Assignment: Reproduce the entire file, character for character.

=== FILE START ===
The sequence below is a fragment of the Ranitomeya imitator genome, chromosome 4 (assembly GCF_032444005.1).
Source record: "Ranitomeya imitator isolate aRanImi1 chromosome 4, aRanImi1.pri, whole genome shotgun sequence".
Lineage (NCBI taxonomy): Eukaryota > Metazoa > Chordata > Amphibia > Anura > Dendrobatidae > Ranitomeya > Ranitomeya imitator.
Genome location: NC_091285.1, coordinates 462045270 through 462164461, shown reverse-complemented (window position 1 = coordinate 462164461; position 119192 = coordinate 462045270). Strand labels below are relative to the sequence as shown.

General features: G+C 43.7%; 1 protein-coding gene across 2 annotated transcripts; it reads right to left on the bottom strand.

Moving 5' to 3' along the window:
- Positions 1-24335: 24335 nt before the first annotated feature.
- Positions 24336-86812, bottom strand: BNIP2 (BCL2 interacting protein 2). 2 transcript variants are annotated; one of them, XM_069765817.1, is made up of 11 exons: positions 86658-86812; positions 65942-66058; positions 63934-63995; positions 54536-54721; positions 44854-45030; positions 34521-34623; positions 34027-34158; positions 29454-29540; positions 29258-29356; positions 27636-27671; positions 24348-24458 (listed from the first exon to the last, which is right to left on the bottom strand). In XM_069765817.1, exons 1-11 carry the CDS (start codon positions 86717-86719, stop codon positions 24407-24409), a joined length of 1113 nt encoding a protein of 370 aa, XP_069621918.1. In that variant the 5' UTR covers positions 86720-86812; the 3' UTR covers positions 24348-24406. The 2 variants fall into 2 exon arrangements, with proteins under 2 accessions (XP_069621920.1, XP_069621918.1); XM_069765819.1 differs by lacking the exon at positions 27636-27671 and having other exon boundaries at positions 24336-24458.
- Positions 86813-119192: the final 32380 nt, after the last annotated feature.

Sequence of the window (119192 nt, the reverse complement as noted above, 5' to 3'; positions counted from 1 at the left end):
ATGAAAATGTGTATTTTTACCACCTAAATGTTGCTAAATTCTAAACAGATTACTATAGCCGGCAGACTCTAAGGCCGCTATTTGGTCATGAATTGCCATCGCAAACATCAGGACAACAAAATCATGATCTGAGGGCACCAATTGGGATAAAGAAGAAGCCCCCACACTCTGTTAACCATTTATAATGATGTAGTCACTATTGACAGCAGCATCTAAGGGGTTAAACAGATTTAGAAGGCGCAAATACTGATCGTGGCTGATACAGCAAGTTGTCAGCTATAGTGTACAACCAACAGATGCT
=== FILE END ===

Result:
The sequence below is a fragment of the Ranitomeya imitator genome, chromosome 4 (assembly GCF_032444005.1).
Source record: "Ranitomeya imitator isolate aRanImi1 chromosome 4, aRanImi1.pri, whole genome shotgun sequence".
Lineage (NCBI taxonomy): Eukaryota > Metazoa > Chordata > Amphibia > Anura > Dendrobatidae > Ranitomeya > Ranitomeya imitator.
Genome location: NC_091285.1, coordinates 462045270 through 462164461, shown reverse-complemented (window position 1 = coordinate 462164461; position 119192 = coordinate 462045270). Strand labels below are relative to the sequence as shown.

General features: G+C 43.7%; 1 protein-coding gene across 2 annotated transcripts; it reads right to left on the bottom strand.

Moving 5' to 3' along the window:
- Positions 1-24335: 24335 nt before the first annotated feature.
- Positions 24336-86812, bottom strand: BNIP2 (BCL2 interacting protein 2). 2 transcript variants are annotated; one of them, XM_069765817.1, is made up of 11 exons: positions 86658-86812; positions 65942-66058; positions 63934-63995; positions 54536-54721; positions 44854-45030; positions 34521-34623; positions 34027-34158; positions 29454-29540; positions 29258-29356; positions 27636-27671; positions 24348-24458 (listed from the first exon to the last, which is right to left on the bottom strand). In XM_069765817.1, exons 1-11 carry the CDS (start codon positions 86717-86719, stop codon positions 24407-24409), a joined length of 1113 nt encoding a protein of 370 aa, XP_069621918.1. In that variant the 5' UTR covers positions 86720-86812; the 3' UTR covers positions 24348-24406. The 2 variants fall into 2 exon arrangements, with proteins under 2 accessions (XP_069621920.1, XP_069621918.1); XM_069765819.1 differs by lacking the exon at positions 27636-27671 and having other exon boundaries at positions 24336-24458.
- Positions 86813-119192: the final 32380 nt, after the last annotated feature.

Sequence of the window (119192 nt, the reverse complement as noted above, 5' to 3'; positions counted from 1 at the left end):
ATGAAAATGTGTATTTTTACCACCTAAATGTTGCTAAATTCTAAACAGATTACTATAGCCGGCAGACTCTAAGGCCGCTATTTGGTCATGAATTGCCATCGCAAACATCAGGACAACAAAATCATGATCTGAGGGCACCAATTGGGATAAAGAAGAAGCCCCCACACTCTGTTAACCATTTATAATGATGTAGTCACTATTGACAGCAGCATCTAAGGGGTTAAACAGATTTAGAAGGCGCAAATACTGATCGTGGCTGATACAGCAAGTTGTCAGCTATAGTGTACAACCAACAGATGCT